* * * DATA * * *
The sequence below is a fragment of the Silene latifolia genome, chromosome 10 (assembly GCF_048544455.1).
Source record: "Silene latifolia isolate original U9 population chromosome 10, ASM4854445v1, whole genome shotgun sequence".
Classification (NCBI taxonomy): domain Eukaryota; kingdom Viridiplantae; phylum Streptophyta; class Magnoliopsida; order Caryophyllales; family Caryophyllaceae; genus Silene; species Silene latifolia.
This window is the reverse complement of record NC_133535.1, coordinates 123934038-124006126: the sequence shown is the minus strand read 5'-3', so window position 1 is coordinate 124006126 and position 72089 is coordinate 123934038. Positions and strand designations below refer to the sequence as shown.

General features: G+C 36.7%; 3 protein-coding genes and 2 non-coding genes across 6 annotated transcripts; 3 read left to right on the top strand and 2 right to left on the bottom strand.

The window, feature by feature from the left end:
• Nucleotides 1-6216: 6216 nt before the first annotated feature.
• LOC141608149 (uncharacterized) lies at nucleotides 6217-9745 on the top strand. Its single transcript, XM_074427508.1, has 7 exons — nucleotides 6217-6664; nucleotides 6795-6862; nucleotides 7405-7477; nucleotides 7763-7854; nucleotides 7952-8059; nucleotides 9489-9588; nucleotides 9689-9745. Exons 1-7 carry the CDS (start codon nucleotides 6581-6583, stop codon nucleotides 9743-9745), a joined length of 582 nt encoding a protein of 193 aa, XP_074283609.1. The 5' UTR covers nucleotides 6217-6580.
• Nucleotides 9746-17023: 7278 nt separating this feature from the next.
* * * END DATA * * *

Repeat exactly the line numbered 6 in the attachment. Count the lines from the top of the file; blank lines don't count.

The window, feature by feature from the left end: